Moreover, new research shows that fascial tissue has nearly 6x the amount of proprioceptive and neural bodies than what is seen in the muscles (2). Another important consideration of fascia is that fascia is a non-Newtonian fluid. A non-Newtonian fluid is a fluid that does not follow Newton’s law of viscosity, i.e., constant viscosity independent of stress. In non-Newtonian fluids, viscosity can change when under force to either more liquid or more solid. In fitness terms, if we neglect basic fascial training principles or we are under constant mental stress, dehydrated then fascia with time becomes more rigid, less extensible what we definitively want to avoid.
Functionally speaking, fascia is involved in several responsibilities including (1):
1) Postural support/structure,
2) Transmitting and dispersing forces,
3) Tissue pliability and extensibility,
4) Proprioceptive/kinesthetic awareness

It is very clear if we want our musculature system to function properly we need to have our fascial system elastic, pliable and moving freely. By staying so fascia allows muscles to contract/relax freely, a force that is produced within muscle contractions can be transmitted through myofascial slings where is needed. Every time when a boxer is throwing a punch, he is not using only shoulder or arms muscles, the power is coming from the ground through the core up to the shoulder and arm. The same is true for the baseball hitter or tennis player. When we are running or jumping rope, more efficient we are and we spend less energy if our fascial system has the right amount of tension – tensegrity (tension + integrity). Optimal tensegrity means we are not absorbing to much force from the ground, we have the right amount of stiffness to bounce with the minimum effort possible. Fascial training is all about creating internal stability/stiffness around and in between joints, muscles, and other organs. This internal stability is crucial to allow efficient transfer of force and to keep the body as a unit during starting, stopping, COD or punching/hitting, etc.…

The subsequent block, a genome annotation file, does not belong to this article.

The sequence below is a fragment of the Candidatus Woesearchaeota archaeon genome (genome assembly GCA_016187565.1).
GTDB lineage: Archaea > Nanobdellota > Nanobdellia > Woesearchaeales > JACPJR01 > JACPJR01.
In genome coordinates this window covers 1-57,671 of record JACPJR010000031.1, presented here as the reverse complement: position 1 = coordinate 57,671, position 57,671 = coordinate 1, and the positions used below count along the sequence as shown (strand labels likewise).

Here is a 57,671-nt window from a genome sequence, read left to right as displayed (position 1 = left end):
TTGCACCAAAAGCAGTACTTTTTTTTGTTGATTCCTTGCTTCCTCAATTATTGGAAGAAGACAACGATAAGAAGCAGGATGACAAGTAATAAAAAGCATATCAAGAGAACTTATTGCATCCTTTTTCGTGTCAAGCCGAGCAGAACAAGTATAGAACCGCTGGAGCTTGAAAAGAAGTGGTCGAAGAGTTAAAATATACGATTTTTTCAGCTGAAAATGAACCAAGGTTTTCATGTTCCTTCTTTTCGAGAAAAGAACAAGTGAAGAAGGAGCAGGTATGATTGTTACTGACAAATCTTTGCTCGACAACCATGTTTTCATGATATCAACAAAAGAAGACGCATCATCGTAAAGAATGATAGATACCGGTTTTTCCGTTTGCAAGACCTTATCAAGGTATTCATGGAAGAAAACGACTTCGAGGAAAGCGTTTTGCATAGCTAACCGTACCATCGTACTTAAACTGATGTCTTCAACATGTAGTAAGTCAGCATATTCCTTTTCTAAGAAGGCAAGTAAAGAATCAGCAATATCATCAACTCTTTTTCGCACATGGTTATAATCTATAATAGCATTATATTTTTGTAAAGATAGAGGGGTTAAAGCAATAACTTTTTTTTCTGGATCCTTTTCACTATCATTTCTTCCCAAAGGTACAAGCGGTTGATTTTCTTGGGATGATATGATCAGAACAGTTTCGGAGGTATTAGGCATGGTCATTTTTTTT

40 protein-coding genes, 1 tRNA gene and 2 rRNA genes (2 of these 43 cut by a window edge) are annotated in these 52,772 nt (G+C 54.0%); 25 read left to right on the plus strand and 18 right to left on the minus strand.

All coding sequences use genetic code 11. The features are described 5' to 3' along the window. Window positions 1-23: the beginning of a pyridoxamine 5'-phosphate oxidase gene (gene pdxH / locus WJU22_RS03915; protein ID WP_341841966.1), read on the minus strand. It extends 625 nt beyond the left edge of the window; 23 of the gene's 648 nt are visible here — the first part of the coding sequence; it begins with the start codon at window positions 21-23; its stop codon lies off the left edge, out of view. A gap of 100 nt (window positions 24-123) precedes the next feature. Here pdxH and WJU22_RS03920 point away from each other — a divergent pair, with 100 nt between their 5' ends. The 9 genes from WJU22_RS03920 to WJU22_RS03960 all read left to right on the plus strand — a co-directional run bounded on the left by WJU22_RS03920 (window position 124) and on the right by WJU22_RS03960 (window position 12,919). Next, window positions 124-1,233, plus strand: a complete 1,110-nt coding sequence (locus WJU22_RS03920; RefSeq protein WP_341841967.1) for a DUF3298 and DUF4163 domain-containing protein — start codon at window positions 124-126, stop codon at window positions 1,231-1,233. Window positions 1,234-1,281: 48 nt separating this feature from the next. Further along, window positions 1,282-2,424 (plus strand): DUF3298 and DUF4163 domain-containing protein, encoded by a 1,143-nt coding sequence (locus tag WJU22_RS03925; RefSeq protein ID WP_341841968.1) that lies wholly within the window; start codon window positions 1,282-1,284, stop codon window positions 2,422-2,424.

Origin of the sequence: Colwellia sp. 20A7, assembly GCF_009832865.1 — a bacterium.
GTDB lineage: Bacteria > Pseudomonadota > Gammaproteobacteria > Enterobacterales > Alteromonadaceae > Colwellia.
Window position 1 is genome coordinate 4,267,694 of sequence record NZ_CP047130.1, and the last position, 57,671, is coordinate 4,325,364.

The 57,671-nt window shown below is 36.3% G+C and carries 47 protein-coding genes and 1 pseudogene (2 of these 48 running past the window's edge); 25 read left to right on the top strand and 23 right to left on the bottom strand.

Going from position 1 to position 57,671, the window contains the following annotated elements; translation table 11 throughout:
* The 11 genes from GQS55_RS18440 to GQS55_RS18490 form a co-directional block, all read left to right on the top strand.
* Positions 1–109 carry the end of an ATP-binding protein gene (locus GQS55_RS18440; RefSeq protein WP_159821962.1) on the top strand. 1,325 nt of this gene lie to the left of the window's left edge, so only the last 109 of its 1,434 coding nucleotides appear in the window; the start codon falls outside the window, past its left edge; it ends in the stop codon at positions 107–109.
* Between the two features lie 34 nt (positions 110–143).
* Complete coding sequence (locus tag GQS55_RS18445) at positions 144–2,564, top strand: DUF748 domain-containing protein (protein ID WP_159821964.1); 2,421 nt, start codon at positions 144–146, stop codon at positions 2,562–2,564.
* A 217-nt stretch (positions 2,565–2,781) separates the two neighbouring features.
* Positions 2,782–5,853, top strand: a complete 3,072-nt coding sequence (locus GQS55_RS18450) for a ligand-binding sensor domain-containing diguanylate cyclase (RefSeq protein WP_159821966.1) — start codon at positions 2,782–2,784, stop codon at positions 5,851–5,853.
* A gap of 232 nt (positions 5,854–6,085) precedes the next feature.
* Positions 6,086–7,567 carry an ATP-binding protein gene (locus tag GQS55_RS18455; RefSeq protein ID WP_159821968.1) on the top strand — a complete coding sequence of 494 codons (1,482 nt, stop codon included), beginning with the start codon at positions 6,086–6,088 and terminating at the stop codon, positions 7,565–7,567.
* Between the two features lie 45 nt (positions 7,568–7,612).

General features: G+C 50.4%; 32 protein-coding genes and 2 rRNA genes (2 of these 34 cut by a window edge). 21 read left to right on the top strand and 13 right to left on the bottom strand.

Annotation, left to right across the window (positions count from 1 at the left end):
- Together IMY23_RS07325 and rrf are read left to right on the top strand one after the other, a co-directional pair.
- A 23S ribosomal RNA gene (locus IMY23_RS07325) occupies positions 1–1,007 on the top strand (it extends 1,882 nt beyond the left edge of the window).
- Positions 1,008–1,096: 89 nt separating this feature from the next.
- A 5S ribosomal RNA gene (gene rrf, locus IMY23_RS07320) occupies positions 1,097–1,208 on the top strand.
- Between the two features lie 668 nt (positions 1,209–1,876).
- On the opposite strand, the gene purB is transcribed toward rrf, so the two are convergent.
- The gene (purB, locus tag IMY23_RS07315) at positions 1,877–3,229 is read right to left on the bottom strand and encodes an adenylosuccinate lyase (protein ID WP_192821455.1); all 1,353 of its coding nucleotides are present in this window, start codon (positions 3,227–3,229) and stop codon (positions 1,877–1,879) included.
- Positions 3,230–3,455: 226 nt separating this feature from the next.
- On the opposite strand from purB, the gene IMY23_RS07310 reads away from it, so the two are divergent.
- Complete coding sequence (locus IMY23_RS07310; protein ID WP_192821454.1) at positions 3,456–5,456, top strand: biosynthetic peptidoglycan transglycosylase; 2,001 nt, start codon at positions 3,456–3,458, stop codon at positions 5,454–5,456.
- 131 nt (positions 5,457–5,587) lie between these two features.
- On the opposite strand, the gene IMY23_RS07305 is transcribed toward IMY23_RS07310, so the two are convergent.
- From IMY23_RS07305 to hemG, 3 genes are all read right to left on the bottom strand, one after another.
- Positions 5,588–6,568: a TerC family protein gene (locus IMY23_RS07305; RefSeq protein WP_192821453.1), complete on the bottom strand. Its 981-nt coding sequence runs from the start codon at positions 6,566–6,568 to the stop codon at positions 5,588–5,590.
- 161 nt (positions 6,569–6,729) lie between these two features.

Here are some considerations why fascia training is equally important as training muscles:
“Fascia has tremendous tensile proprieties that serve to stabilize the body, distribute forces, and amplify motion. Fascia continually remodels itself based on stress, load, pressure and vibration and because of that perhaps is THE most trainable system in the body.” – Fascia Training; p.22; Bill Parisi and Johnathon Allen
Everything what I wrote down by no means wanted to say that training muscles has no value and is not important anymore. Rather, balanced training is what I’m talking about, focusing too much on building muscles for power and strength is beneficial but only up to a point, after that continuous muscle stimulation training will ultimately slow athletes down and make them more prone to the injury.
In the second part of this blog I will share with you some of my ideas how to develop this positional strength to benefit fascial system training. Stay tuned!

1) Anatomy Trains (Thomas Myers)
2) Fascia Training (Bill Parisi)